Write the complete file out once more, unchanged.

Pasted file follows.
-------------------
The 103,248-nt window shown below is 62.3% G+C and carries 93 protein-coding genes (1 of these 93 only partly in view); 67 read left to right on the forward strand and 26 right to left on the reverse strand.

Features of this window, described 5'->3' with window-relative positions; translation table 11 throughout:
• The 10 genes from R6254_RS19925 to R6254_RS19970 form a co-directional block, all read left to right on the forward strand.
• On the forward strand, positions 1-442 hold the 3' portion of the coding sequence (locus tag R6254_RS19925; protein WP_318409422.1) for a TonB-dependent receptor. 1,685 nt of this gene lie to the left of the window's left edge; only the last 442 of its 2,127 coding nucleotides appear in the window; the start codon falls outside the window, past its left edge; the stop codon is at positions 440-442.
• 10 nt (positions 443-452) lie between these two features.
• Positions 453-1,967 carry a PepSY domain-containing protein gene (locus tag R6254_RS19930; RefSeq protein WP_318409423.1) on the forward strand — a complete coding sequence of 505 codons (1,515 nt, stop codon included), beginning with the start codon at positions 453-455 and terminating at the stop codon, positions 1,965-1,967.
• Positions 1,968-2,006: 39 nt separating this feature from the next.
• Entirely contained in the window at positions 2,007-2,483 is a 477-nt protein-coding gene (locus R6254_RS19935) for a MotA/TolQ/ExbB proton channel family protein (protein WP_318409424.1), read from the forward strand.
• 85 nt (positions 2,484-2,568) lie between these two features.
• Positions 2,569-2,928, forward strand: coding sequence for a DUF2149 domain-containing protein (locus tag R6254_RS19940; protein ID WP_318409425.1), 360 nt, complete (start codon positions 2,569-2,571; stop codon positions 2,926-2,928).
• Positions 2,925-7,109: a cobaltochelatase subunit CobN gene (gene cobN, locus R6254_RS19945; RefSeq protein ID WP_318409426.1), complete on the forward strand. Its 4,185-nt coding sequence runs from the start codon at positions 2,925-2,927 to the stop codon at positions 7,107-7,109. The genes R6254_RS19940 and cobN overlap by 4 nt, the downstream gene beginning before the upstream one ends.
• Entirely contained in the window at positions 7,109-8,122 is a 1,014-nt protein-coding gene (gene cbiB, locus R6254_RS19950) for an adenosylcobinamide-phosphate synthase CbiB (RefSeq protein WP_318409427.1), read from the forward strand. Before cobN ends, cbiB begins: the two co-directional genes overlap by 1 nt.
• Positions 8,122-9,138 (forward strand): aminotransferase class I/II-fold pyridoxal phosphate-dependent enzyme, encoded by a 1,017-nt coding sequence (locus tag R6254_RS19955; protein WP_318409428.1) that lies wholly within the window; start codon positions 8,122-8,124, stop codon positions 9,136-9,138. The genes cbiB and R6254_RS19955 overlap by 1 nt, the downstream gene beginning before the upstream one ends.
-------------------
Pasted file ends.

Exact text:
The 103,248-nt window shown below is 62.3% G+C and carries 93 protein-coding genes (1 of these 93 only partly in view); 67 read left to right on the forward strand and 26 right to left on the reverse strand.

Features of this window, described 5'->3' with window-relative positions; translation table 11 throughout:
• The 10 genes from R6254_RS19925 to R6254_RS19970 form a co-directional block, all read left to right on the forward strand.
• On the forward strand, positions 1-442 hold the 3' portion of the coding sequence (locus tag R6254_RS19925; protein WP_318409422.1) for a TonB-dependent receptor. 1,685 nt of this gene lie to the left of the window's left edge; only the last 442 of its 2,127 coding nucleotides appear in the window; the start codon falls outside the window, past its left edge; the stop codon is at positions 440-442.
• 10 nt (positions 443-452) lie between these two features.
• Positions 453-1,967 carry a PepSY domain-containing protein gene (locus tag R6254_RS19930; RefSeq protein WP_318409423.1) on the forward strand — a complete coding sequence of 505 codons (1,515 nt, stop codon included), beginning with the start codon at positions 453-455 and terminating at the stop codon, positions 1,965-1,967.
• Positions 1,968-2,006: 39 nt separating this feature from the next.
• Entirely contained in the window at positions 2,007-2,483 is a 477-nt protein-coding gene (locus R6254_RS19935) for a MotA/TolQ/ExbB proton channel family protein (protein WP_318409424.1), read from the forward strand.
• 85 nt (positions 2,484-2,568) lie between these two features.
• Positions 2,569-2,928, forward strand: coding sequence for a DUF2149 domain-containing protein (locus tag R6254_RS19940; protein ID WP_318409425.1), 360 nt, complete (start codon positions 2,569-2,571; stop codon positions 2,926-2,928).
• Positions 2,925-7,109: a cobaltochelatase subunit CobN gene (gene cobN, locus R6254_RS19945; RefSeq protein ID WP_318409426.1), complete on the forward strand. Its 4,185-nt coding sequence runs from the start codon at positions 2,925-2,927 to the stop codon at positions 7,107-7,109. The genes R6254_RS19940 and cobN overlap by 4 nt, the downstream gene beginning before the upstream one ends.
• Entirely contained in the window at positions 7,109-8,122 is a 1,014-nt protein-coding gene (gene cbiB, locus R6254_RS19950) for an adenosylcobinamide-phosphate synthase CbiB (RefSeq protein WP_318409427.1), read from the forward strand. Before cobN ends, cbiB begins: the two co-directional genes overlap by 1 nt.
• Positions 8,122-9,138 (forward strand): aminotransferase class I/II-fold pyridoxal phosphate-dependent enzyme, encoded by a 1,017-nt coding sequence (locus tag R6254_RS19955; protein WP_318409428.1) that lies wholly within the window; start codon positions 8,122-8,124, stop codon positions 9,136-9,138. The genes cbiB and R6254_RS19955 overlap by 1 nt, the downstream gene beginning before the upstream one ends.